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CENTRAL BANK AND CRYPTOCURRENCY BAN

The recent development in the banking industry has called for this intervention. Although it is a matter about which I cannot lay claim to any competence, as a pedestrian in the area, I observe so much policy summersaults and inconsistencies that tend to suggest confusion as a result of experimentation by the institution involved. This is in the management of the economy by the apex bank, the Central Bank of Nigeria (CBN). Not quite long ago, the CBN stopped payment of dollars to those who transferred funds from abroad into the country, or whose receipt in the country was denominated...

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Service Chiefs: Better Late Than Never

President Muhammadu Buhari has just changed the military service chiefs. The conclusion in some quarters, which we equally share, is “better late than never.” Although it will seem, as the spokesmen of the President always say, the President has his own style and hates to be stampeded into decisions, it is clear that he is actually not oblivious of the agitations of the people for this practical step that he has just taken. Such an attitude has its good and bad sides. It may suggest a calculative and reflective leadership acumen that is not hasty in taking decisions. It may, on...

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COVID-19: Let us get serious

In the wake of the pandemic and the confusion surrounding its nature, several protocols were developed around the elimination of the disease, particularly the transmission process. For example, human beings are expected to maintain a physical and social distance of two metres from each other. The washing of hands with soap and water and the regular sanitization of hands after touching any surface was institutionalized. Public transportation protocol in terms of the number of passengers to be moved by vehicles was stated. All social and religious gatherings were forbidden, including closure of hotels and all entertainment centres. Isolation after exposure...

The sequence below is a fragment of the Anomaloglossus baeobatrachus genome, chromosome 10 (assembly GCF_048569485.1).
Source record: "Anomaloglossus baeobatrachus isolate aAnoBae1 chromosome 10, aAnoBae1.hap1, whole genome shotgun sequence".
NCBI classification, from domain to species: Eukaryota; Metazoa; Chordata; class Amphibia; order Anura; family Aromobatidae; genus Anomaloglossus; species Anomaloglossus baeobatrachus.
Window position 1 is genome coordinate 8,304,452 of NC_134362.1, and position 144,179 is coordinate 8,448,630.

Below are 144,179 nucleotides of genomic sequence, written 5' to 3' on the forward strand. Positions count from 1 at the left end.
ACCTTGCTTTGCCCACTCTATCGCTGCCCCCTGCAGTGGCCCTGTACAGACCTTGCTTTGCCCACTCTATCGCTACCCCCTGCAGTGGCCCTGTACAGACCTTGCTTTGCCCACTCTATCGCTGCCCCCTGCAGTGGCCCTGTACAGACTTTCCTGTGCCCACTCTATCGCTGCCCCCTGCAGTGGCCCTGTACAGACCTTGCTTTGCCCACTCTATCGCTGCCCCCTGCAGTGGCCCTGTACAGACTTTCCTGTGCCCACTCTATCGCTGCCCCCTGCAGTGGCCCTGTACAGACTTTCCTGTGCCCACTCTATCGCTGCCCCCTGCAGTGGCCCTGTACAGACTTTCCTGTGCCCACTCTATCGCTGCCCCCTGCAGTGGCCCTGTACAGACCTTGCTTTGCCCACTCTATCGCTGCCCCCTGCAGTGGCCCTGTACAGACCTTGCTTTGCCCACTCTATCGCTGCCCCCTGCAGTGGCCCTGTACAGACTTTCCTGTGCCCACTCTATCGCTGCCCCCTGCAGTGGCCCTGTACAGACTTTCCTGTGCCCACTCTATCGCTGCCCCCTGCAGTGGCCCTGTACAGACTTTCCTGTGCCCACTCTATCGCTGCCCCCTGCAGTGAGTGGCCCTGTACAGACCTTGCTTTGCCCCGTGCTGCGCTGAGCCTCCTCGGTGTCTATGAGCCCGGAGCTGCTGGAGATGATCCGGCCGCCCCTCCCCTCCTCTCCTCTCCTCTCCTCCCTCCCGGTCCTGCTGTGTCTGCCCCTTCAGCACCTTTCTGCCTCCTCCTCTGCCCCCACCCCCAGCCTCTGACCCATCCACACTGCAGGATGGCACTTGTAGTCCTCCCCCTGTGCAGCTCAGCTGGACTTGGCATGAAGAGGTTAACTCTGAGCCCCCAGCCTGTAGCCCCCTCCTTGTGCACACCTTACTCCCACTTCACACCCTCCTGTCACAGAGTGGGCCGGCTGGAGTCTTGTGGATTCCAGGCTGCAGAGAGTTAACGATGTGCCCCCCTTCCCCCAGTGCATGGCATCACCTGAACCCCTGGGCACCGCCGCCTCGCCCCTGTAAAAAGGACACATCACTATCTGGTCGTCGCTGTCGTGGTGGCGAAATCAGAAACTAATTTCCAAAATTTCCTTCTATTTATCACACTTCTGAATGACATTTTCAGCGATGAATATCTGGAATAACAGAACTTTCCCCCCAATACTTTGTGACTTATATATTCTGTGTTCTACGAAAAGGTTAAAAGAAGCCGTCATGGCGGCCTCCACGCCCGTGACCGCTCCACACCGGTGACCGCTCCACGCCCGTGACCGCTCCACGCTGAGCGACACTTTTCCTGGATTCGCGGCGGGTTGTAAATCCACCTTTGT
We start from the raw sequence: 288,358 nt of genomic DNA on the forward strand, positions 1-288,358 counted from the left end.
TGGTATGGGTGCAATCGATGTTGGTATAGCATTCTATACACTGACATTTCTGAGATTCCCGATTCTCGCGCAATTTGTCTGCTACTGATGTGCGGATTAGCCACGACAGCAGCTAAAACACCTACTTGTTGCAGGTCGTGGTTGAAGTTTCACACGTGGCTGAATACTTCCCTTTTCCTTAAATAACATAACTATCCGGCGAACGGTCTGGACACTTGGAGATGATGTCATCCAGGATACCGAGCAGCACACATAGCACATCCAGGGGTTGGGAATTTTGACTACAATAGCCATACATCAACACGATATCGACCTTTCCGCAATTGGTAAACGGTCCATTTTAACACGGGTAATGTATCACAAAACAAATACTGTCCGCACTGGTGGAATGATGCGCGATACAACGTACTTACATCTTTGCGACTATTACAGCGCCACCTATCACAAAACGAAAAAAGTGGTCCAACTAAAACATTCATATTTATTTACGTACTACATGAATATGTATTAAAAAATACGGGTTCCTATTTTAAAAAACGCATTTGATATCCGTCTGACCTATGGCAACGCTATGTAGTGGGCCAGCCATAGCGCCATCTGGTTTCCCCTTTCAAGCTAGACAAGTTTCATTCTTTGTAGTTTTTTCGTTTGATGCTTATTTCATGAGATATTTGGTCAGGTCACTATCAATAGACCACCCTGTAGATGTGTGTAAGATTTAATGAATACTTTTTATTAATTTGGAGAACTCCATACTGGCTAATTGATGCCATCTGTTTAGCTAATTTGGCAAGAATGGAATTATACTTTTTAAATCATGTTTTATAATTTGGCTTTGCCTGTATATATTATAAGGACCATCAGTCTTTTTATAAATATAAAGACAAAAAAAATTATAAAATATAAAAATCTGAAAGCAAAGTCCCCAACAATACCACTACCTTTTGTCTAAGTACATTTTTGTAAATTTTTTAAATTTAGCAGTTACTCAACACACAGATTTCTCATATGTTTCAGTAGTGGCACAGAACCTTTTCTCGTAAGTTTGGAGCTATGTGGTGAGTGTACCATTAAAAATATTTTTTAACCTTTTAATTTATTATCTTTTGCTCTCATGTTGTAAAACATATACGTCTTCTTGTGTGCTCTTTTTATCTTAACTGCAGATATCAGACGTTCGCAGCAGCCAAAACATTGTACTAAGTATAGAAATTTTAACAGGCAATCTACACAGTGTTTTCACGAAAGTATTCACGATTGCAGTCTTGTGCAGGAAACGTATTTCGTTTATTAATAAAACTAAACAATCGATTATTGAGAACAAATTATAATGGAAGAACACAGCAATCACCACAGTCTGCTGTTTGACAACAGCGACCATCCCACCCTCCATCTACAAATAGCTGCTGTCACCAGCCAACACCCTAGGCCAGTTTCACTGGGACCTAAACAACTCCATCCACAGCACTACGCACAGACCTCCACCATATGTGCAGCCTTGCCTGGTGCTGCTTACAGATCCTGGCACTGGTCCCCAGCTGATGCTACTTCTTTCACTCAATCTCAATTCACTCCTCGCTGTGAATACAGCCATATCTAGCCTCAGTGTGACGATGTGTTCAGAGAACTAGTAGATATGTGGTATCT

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Rethinking the absolute franchise system in Nigeria (2)

In my last column on the above topic, I had canvassed the view that Nigeria needs to reset her template in terms of the franchise system it operates. In that piece, Thursday, January 14, 2021, “Rethinking the absolute franchise system in Nigeria,” I was and am still of the opinion that the power to exercise franchise must not be an unqualified one. In essence, it must not be a free rein without any measurable parameter towards entitlement. In reaction to the contention, so many queries were raised, the most pertinent of which is that it is an undemocratic practice to...

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Rethinking the absolute franchise system in Nigeria

In Nigeria, the history of voting rights is as complex as the diversity obtainable in the country. Thus, any attempt at x-raying the arrays of differences on the subject may be unhelpful to the corpus of the discussion herein. Consequently, for the purpose of our engagement under consideration, I simply will remind us that voting rights in the nature of universal suffrage evolved too rapidly in the country. That is to say, between the year 1954 when the general election proper commenced and the year 1979 when the universal suffrage was allowed nationally, there was a restriction on voting rights...